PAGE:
Understanding language and literatureNepal-born Canadian author Manjushree Thapa shared her experience of learning and translating Nepali literature, and its influence on her works, at a talk titled ‘(Almost) Everything I’ve Learned About Nepali Literature is Wrong’ organised by Martin Chautari at its premises in Thapathali on December 27.
Nepal-born Canadian author Manjushree Thapa shared her experience of learning and translating Nepali literature, and its influence on her works, at a talk titled ‘(Almost) Everything I’ve Learned About Nepali Literature is Wrong’ organised by Martin Chautari at its premises in Thapathali on December 27.
Thapa—the author of a number of fiction and non-fiction books, most recently the novel All of Us in Our Own Lives—is a celebrated English language writer who has also translated three books from the Nepali language into English.
Drawing on her own experiences in Canada and abroad, Thapa shared insights on the global perception of Nepali language literature, especially in north-eastern India which hosts a large community of Nepali speakers.
“The Nepali language has been recognised by the constitution of India as one of its national languages and its north-eastern region has contributed some quality literature,” Thapa said, emphasising the contributions of Indra Bahadur Rai, whose book Aaja Ramita Chha was translated by Thapa in 2017 as There is a carnival today. She also shed light on the contributions of the Sudhapa trio—Surya Bikram Gyawali, Dharanidhar Koirala and Paras Mani Pradhan—in naturalising the Nepali language and Bairagi Kainla’s pivotal role in revolutionising the third dimension (‘Tesro Aayam’).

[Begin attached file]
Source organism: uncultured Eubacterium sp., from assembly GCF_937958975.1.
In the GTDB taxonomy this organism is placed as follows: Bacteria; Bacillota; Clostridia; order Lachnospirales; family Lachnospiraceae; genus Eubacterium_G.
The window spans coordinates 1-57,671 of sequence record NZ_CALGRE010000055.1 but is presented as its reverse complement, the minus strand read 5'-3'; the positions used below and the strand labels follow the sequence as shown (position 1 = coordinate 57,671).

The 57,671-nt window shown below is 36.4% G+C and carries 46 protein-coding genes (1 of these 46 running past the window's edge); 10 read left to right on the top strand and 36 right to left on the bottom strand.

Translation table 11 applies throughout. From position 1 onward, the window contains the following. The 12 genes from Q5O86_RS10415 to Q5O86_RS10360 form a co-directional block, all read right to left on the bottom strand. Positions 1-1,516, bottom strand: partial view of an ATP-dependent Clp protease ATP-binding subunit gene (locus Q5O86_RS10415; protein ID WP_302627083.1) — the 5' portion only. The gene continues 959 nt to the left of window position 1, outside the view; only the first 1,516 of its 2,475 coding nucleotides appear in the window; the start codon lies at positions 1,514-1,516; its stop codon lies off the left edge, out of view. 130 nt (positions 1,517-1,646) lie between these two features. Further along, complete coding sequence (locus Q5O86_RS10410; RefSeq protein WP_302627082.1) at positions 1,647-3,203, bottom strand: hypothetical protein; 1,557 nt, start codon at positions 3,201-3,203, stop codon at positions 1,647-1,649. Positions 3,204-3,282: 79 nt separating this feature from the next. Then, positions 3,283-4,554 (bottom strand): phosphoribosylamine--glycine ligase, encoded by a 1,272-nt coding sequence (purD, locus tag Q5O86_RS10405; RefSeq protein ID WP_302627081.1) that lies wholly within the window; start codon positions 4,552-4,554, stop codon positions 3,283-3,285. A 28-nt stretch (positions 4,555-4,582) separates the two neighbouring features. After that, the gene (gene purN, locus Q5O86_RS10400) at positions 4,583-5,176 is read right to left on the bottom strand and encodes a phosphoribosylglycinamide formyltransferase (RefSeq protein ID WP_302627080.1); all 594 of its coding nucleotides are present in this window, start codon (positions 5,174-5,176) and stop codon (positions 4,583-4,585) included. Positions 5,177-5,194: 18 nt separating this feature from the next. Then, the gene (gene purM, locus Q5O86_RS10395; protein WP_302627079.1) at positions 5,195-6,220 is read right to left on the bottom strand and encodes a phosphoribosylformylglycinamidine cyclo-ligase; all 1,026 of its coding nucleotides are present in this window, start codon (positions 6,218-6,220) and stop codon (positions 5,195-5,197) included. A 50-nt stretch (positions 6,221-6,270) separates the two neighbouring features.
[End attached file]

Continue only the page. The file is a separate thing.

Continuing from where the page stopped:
Besides the history and dimensions of the Nepali language, Thapa commented on the significant growth of a reading culture in Nepal. “I used to be one of the very few ones from Nepal in the English literary world,” she said. “I am happy to see the growth.”
While Nepali is the mother tongue of around 45 percent of the country’s total population, it is the lingua franca of a much larger group. However, Nepali literature has to be defined beyond the usage of Nepali language, said Thapa. “It took me 15 years to understand the difference between Nepali literature and literature from Nepal,” she said.
Thapa also expressed the necessity of simplifying Nepali language in order to reach a larger audience. According to her, between creative writers and academicians, the latter rarely support the simplification of Nepali.
Thapa’s talk was followed by a question-answer session where she responded to queries ranging from the prevalence of dialects to the promotion of different languages of Nepal.